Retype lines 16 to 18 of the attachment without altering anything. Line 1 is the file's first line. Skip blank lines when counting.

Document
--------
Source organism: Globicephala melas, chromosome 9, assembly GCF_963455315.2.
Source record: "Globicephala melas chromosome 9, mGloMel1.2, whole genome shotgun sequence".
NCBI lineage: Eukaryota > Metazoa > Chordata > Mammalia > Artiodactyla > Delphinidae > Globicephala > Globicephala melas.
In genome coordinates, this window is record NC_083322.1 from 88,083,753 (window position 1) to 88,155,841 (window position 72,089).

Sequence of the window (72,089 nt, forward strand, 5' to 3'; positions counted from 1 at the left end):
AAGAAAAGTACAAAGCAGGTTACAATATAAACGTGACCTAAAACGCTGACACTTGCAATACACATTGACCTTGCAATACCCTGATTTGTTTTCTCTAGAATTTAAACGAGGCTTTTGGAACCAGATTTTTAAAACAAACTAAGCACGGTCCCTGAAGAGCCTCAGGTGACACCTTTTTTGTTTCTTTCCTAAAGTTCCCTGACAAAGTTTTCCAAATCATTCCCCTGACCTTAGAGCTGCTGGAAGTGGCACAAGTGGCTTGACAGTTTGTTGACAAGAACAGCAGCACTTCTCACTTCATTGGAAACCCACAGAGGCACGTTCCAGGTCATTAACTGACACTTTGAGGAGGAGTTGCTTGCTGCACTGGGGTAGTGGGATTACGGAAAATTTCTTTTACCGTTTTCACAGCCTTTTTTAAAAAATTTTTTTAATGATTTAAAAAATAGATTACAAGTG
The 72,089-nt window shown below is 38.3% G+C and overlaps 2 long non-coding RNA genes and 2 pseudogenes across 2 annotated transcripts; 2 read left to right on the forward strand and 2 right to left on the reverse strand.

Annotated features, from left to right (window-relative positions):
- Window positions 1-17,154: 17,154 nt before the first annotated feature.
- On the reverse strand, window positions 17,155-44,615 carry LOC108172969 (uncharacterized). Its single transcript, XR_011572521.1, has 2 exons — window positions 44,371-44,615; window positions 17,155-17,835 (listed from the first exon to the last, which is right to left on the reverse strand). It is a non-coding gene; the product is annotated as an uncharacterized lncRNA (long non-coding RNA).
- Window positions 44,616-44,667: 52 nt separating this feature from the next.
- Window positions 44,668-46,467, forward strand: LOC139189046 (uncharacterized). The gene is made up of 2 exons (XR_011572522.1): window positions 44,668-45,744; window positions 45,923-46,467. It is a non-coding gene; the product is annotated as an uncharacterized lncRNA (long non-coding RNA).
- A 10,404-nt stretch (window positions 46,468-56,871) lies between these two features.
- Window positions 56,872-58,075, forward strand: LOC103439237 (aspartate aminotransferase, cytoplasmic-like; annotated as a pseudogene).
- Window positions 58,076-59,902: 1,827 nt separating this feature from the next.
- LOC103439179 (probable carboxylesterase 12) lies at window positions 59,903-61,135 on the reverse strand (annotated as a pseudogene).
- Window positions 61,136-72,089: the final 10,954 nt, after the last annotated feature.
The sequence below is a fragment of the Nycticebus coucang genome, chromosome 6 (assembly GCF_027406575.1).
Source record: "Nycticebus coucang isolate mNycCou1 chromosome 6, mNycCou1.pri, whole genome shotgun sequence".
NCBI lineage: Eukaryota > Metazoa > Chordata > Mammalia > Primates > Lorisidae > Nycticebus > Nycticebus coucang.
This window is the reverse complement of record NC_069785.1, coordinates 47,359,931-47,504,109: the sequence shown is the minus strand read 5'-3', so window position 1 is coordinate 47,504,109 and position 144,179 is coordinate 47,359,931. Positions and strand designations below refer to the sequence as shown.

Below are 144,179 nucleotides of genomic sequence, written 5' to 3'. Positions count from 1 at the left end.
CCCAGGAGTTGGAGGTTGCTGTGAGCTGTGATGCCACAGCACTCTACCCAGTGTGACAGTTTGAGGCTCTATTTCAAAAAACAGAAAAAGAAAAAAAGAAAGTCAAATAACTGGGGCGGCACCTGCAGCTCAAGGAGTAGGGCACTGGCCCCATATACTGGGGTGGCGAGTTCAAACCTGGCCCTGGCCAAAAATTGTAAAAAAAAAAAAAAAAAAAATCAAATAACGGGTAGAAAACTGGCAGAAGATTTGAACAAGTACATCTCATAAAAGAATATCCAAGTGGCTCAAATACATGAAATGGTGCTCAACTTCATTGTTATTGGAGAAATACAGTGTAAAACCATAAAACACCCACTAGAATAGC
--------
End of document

- LOC103439179 (probable carboxylesterase 12) lies at window positions 59,903-61,135 on the reverse strand (annotated as a pseudogene).
- Window positions 61,136-72,089: the final 10,954 nt, after the last annotated feature.
The sequence below is a fragment of the Nycticebus coucang genome, chromosome 6 (assembly GCF_027406575.1).